This is always going to be negative. The reason is that the membrane permeability for any real cell is much greater to K+ than any other positive ion like Na+. Because K+ dominates that permeability, the membrane potential will always be closer to the Nerst equilibrium potential.
What are reversal potentials? Why are they called that?
These equilibrium potentials are sometimes referred to as reversal potentials. If we have a membrane and is only permeable to Na+, Na+ has diffused across the membrane and built up a net positive charge on the inside. If you take a back tray or something and feed even a tiny amount of positive charge into that same compartment, this is going to drive the movement of Na+ back across the membrane. Thus we have reversed the flow.
What does z stand for in the Nerst equation?
It stands for valence of the ion (positive or negative and then number).
What is the answer to log 10/100?
This would be -1
What is the answer to log 100/10?
This would be +1
What is the Goldman-Hodgkin-Katz equation? What does it determine?
The constant field equation allows us to compute voltage across a membrane permeable to more than one ion. This is like a real life equation that can calculate membrane potential. Nerst isn't exactly realistic.
What are the main ions that are the most important in determining membrane potential?
Na+, K+ and Cl-; these are the ones used in the GHK equation.
What would you have to change the Nerst equation to in order to calculate the membrane equilibrium potential for Calcium?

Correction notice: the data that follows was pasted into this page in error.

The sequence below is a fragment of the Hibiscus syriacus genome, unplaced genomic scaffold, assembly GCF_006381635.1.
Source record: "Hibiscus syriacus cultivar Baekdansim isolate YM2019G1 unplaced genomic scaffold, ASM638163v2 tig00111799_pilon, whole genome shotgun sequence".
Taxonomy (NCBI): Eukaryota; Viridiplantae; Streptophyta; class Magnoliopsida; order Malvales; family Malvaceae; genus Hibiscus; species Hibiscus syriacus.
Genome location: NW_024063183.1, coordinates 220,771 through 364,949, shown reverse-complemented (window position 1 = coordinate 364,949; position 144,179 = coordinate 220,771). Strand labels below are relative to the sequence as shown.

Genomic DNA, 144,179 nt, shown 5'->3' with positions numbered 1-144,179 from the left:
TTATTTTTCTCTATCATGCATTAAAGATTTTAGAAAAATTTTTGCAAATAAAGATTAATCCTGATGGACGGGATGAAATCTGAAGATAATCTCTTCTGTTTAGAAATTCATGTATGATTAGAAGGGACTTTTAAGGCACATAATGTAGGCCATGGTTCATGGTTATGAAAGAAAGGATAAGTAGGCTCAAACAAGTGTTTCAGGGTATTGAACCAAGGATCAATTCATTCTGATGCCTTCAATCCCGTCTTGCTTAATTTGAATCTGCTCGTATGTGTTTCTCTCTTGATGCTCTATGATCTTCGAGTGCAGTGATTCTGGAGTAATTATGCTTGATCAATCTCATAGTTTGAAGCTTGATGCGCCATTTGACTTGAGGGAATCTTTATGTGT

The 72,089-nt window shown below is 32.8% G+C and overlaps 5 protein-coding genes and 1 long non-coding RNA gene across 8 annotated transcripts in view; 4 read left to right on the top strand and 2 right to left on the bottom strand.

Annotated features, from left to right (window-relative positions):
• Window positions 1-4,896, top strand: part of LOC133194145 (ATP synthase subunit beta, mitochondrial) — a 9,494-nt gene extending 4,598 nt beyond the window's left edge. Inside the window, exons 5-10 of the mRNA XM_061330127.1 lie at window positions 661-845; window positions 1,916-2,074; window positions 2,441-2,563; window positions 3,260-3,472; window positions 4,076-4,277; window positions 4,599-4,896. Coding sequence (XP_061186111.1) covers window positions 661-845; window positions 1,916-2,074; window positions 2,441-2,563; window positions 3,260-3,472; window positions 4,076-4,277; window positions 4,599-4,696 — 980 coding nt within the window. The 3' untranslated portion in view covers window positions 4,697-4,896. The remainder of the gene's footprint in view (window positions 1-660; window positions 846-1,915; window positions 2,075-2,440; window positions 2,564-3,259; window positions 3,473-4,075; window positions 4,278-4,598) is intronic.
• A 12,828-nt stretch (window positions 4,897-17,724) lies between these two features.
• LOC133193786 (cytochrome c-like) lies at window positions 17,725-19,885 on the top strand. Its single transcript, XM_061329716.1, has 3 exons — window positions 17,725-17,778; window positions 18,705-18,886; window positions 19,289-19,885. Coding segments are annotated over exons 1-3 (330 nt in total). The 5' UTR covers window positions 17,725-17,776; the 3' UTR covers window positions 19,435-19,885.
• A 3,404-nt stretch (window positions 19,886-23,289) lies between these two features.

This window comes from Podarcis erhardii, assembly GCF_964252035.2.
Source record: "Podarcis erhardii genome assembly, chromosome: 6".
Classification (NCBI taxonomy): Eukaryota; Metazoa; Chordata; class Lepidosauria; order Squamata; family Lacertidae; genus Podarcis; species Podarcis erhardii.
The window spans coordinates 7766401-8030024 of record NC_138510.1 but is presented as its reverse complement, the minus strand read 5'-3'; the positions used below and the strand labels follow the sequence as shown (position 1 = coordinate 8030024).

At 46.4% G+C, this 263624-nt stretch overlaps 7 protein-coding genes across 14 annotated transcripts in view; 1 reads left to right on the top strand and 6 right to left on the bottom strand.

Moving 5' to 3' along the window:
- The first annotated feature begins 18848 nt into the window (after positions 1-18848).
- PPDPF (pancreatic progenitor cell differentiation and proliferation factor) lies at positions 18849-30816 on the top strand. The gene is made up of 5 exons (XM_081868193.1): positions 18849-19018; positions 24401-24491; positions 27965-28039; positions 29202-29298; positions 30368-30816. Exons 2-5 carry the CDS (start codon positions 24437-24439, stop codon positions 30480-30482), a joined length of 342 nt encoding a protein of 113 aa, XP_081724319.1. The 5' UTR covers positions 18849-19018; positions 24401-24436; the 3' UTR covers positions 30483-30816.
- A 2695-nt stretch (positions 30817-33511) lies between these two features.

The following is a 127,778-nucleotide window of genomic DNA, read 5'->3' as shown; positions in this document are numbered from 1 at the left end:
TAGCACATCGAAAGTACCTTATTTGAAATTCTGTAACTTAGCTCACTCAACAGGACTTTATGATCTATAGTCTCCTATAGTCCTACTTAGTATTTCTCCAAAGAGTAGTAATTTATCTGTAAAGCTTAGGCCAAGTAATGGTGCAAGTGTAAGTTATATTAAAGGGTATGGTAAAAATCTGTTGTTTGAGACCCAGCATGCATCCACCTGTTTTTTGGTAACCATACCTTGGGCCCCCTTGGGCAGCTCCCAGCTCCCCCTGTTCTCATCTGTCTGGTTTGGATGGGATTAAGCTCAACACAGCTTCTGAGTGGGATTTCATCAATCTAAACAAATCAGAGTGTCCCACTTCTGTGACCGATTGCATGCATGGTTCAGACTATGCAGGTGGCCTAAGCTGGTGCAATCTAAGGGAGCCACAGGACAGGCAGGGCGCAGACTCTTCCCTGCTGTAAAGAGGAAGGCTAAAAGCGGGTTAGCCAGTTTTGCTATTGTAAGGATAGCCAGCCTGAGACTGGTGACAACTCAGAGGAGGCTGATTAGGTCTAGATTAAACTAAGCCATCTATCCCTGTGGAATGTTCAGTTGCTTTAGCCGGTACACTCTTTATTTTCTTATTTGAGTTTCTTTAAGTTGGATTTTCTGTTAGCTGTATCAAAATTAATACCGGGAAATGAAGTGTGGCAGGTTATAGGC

We would need to change z to +2
How do you calculate the driving force on an ion across a cell membrane?
You take the membrane potential (Vm) minus the equilibrium potential (Ei) for that ion
-- this is what the electrical force driving the ion into or out of the cell
If a cation has a VDf (sign of driving force) that is negative what will the direction of ion flow be going?
Into the cell
If a cation has a positive VDf (sign of driving force) what will the direction of ion flow be going?
That ion would be moving out of the cell (Happy cat(ions) go outside)
If a anion has a VDf (sign of driving force) that is negative what will the direction of ion flow be going?
it would be going out of the cell
If a anion has a positive VDf (sign of driving force) what will the direction of ion flow be going?
It would be going into the cell
How do we measure membrane potential differences in real life?
We stick an electrodes into the cell; this records the voltage in the cell. Then we have an electrode in the solution (called ground) that is basically a reference electrode. A voltmeter measures the difference between the 2. The membrane potential can change over time as shown in the chart.
What is resting membrane potential?
-70mV; this is close to K+ equilibrium potential (its the most permeable ion)
What happens if we go below the membrane potential difference? Like if we become more negative than the resting membrane potential?
This is called hyperpolarization
What happens if we become more positive than the resting membrane potential?
depolarization would occur
A membrane potential in some neurons is around -90 mv. If K+ has a -93 mV equilibrium potential what does this mean?
This means that this membrane is essentially the only permeable ion to these membranes.
A membrane potential in a specialized cell is around -40 mv. If K+ has a -93 mV equilibrium potential what does this mean?
This means that the membrane is mostly permeable to K+, but there are other ions involved (or that are permeable)